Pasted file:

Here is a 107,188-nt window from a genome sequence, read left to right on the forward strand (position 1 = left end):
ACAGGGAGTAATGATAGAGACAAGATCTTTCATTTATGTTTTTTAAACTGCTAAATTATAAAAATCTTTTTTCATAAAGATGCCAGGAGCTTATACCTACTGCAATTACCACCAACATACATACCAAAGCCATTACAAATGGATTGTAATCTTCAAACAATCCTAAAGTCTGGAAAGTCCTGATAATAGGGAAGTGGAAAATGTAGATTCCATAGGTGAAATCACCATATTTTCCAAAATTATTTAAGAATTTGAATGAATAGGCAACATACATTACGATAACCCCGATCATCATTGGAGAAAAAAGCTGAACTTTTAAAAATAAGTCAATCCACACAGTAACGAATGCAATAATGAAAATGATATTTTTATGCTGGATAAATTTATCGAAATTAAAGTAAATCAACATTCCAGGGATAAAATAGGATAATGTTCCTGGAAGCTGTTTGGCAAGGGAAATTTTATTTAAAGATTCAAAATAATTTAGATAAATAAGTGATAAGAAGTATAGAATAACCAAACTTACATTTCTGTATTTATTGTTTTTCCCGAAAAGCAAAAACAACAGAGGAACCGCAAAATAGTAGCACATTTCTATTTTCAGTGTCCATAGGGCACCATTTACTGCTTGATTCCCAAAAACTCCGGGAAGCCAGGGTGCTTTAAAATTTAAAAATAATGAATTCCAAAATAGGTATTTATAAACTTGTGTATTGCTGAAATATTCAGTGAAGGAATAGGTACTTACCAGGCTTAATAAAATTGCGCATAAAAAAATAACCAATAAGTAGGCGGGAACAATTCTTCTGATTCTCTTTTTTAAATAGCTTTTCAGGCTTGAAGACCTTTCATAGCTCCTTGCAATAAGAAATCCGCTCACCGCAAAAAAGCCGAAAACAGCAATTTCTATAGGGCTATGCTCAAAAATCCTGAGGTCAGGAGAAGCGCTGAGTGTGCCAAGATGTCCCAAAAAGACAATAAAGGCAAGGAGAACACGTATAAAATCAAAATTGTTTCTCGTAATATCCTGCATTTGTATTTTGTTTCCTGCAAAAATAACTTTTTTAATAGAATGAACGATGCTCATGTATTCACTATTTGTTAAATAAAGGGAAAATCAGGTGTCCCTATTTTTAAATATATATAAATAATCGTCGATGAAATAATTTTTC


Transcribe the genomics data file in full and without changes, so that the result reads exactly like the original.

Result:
Here is a 107,188-nt window from a genome sequence, read left to right on the forward strand (position 1 = left end):
ACAGGGAGTAATGATAGAGACAAGATCTTTCATTTATGTTTTTTAAACTGCTAAATTATAAAAATCTTTTTTCATAAAGATGCCAGGAGCTTATACCTACTGCAATTACCACCAACATACATACCAAAGCCATTACAAATGGATTGTAATCTTCAAACAATCCTAAAGTCTGGAAAGTCCTGATAATAGGGAAGTGGAAAATGTAGATTCCATAGGTGAAATCACCATATTTTCCAAAATTATTTAAGAATTTGAATGAATAGGCAACATACATTACGATAACCCCGATCATCATTGGAGAAAAAAGCTGAACTTTTAAAAATAAGTCAATCCACACAGTAACGAATGCAATAATGAAAATGATATTTTTATGCTGGATAAATTTATCGAAATTAAAGTAAATCAACATTCCAGGGATAAAATAGGATAATGTTCCTGGAAGCTGTTTGGCAAGGGAAATTTTATTTAAAGATTCAAAATAATTTAGATAAATAAGTGATAAGAAGTATAGAATAACCAAACTTACATTTCTGTATTTATTGTTTTTCCCGAAAAGCAAAAACAACAGAGGAACCGCAAAATAGTAGCACATTTCTATTTTCAGTGTCCATAGGGCACCATTTACTGCTTGATTCCCAAAAACTCCGGGAAGCCAGGGTGCTTTAAAATTTAAAAATAATGAATTCCAAAATAGGTATTTATAAACTTGTGTATTGCTGAAATATTCAGTGAAGGAATAGGTACTTACCAGGCTTAATAAAATTGCGCATAAAAAAATAACCAATAAGTAGGCGGGAACAATTCTTCTGATTCTCTTTTTTAAATAGCTTTTCAGGCTTGAAGACCTTTCATAGCTCCTTGCAATAAGAAATCCGCTCACCGCAAAAAAGCCGAAAACAGCAATTTCTATAGGGCTATGCTCAAAAATCCTGAGGTCAGGAGAAGCGCTGAGTGTGCCAAGATGTCCCAAAAAGACAATAAAGGCAAGGAGAACACGTATAAAATCAAAATTGTTTCTCGTAATATCCTGCATTTGTATTTTGTTTCCTGCAAAAATAACTTTTTTAATAGAATGAACGATGCTCATGTATTCACTATTTGTTAAATAAAGGGAAAATCAGGTGTCCCTATTTTTAAATATATATAAATAATCGTCGATGAAATAATTTTTC